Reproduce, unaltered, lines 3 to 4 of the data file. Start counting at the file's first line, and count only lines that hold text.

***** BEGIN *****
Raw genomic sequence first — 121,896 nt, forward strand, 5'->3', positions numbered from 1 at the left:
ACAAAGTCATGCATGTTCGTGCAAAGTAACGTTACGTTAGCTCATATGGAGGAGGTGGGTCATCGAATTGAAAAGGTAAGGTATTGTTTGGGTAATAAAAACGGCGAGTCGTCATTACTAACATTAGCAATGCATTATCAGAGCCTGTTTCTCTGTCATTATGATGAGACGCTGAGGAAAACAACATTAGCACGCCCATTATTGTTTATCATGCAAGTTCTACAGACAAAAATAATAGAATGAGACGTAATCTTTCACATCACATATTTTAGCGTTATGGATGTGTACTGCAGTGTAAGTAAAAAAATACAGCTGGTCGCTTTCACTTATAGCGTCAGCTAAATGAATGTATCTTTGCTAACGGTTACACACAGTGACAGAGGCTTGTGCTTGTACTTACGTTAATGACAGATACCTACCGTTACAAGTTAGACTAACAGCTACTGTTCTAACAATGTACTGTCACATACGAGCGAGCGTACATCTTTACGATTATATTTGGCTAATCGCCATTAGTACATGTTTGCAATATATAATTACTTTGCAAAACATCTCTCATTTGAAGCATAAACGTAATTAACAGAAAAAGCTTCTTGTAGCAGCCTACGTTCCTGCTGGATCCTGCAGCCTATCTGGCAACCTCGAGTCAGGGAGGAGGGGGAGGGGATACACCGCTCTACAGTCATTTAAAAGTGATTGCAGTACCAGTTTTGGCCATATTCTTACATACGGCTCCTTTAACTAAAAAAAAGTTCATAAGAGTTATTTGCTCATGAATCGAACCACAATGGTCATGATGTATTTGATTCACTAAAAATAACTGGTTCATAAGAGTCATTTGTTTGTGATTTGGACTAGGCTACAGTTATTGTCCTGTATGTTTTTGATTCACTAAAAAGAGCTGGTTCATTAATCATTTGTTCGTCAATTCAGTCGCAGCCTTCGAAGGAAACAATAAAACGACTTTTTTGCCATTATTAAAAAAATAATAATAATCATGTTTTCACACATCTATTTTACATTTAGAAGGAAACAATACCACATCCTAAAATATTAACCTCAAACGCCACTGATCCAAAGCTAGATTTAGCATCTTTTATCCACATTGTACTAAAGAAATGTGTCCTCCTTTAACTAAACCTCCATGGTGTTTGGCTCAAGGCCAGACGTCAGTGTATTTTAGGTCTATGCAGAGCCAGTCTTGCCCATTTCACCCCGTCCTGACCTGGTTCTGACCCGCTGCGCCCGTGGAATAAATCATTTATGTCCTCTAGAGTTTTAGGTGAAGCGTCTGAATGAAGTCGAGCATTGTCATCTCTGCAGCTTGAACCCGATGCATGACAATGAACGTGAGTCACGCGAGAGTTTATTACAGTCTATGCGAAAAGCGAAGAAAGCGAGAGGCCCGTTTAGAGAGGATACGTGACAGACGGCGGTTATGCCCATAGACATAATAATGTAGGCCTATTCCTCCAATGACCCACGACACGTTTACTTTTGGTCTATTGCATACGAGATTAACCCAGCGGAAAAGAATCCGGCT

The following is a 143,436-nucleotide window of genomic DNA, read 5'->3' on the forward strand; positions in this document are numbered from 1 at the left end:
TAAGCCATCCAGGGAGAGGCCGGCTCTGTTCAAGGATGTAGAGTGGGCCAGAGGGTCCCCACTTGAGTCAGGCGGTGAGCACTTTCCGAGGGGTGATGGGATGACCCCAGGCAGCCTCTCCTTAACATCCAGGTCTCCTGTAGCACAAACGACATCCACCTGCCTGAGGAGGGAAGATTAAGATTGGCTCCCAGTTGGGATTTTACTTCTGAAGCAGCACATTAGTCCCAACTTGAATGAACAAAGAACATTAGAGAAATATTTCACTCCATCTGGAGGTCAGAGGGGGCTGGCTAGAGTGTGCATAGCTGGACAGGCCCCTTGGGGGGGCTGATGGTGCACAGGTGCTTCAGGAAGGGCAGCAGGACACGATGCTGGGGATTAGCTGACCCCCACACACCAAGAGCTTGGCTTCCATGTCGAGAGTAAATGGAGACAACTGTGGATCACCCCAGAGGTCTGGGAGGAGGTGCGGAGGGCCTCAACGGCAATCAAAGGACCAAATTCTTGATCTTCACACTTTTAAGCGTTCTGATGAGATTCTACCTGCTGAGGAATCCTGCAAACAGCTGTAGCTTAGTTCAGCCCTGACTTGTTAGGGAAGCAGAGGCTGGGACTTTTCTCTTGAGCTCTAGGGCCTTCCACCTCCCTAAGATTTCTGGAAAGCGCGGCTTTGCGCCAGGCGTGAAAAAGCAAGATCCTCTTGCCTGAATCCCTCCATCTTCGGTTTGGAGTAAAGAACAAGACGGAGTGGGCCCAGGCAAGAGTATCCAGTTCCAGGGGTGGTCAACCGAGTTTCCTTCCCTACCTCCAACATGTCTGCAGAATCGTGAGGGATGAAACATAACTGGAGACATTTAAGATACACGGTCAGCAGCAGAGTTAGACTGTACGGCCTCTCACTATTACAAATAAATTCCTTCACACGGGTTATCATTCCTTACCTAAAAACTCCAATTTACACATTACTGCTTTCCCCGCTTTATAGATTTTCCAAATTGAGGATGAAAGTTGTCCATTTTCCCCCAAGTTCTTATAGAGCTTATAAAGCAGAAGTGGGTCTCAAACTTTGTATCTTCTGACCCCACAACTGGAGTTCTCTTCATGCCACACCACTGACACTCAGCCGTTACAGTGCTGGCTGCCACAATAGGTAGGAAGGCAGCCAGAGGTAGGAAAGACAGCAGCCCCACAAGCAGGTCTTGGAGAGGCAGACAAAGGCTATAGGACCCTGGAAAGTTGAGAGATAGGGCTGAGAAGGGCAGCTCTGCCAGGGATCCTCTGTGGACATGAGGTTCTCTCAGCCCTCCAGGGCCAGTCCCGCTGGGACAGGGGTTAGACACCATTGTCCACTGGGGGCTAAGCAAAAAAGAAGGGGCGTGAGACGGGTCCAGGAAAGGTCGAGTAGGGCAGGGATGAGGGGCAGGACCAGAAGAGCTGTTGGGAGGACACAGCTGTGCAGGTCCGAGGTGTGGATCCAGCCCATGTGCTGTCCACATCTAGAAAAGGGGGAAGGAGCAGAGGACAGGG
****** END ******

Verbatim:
The following is a 143,436-nucleotide window of genomic DNA, read 5'->3' on the forward strand; positions in this document are numbered from 1 at the left end:
TAAGCCATCCAGGGAGAGGCCGGCTCTGTTCAAGGATGTAGAGTGGGCCAGAGGGTCCCCACTTGAGTCAGGCGGTGAGCACTTTCCGAGGGGTGATGGGATGACCCCAGGCAGCCTCTCCTTAACATCCAGGTCTCCTGTAGCACAAACGACATCCACCTGCCTGAGGAGGGAAGATTAAGATTGGCTCCCAGTTGGGATTTTACTTCTGAAGCAGCACATTAGTCCCAACTTGAATGAACAAAGAACATTAGAGAAATATTTCACTCCATCTGGAGGTCAGAGGGGGCTGGCTAGAGTGTGCATAGCTGGACAGGCCCCTTGGGGGGGCTGATGGTGCACAGGTGCTTCAGGAAGGGCAGCAGGACACGATGCTGGGGATTAGCTGACCCCCACACACCAAGAGCTTGGCTTCCATGTCGAGAGTAAATGGAGACAACTGTGGATCACCCCAGAGGTCTGGGAGGAGGTGCGGAGGGCCTCAACGGCAATCAAAGGACCAAATTCTTGATCTTCACACTTTTAAGCGTTCTGATGAGATTCTACCTGCTGAGGAATCCTGCAAACAGCTGTAGCTTAGTTCAGCCCTGACTTGTTAGGGAAGCAGAGGCTGGGACTTTTCTCTTGAGCTCTAGGGCCTTCCACCTCCCTAAGATTTCTGGAAAGCGCGGCTTTGCGCCAGGCGTGAAAAAGCAAGATCCTCTTGCCTGAATCCCTCCATCTTCGGTTTGGAGTAAAGAACAAGACGGAGTGGGCCCAGGCAAGAGTATCCAGTTCCAGGGGTGGTCAACCGAGTTTCCTTCCCTACCTCCAACATGTCTGCAGAATCGTGAGGGATGAAACATAACTGGAGACATTTAAGATACACGGTCAGCAGCAGAGTTAGACTGTACGGCCTCTCACTATTACAAATAAATTCCTTCACACGGGTTATCATTCCTTACCTAAAAACTCCAATTTACACATTACTGCTTTCCCCGCTTTATAGATTTTCCAAATTGAGGATGAAAGTTGTCCATTTTCCCCCAAGTTCTTATAGAGCTTATAAAGCAGAAGTGGGTCTCAAACTTTGTATCTTCTGACCCCACAACTGGAGTTCTCTTCATGCCACACCACTGACACTCAGCCGTTACAGTGCTGGCTGCCACAATAGGTAGGAAGGCAGCCAGAGGTAGGAAAGACAGCAGCCCCACAAGCAGGTCTTGGAGAGGCAGACAAAGGCTATAGGACCCTGGAAAGTTGAGAGATAGGGCTGAGAAGGGCAGCTCTGCCAGGGATCCTCTGTGGACATGAGGTTCTCTCAGCCCTCCAGGGCCAGTCCCGCTGGGACAGGGGTTAGACACCATTGTCCACTGGGGGCTAAGCAAAAAAGAAGGGGCGTGAGACGGGTCCAGGAAAGGTCGAGTAGGGCAGGGATGAGGGGCAGGACCAGAAGAGCTGTTGGGAGGACACAGCTGTGCAGGTCCGAGGTGTGGATCCAGCCCATGTGCTGTCCACATCTAGAAAAGGGGGAAGGAGCAGAGGACAGGG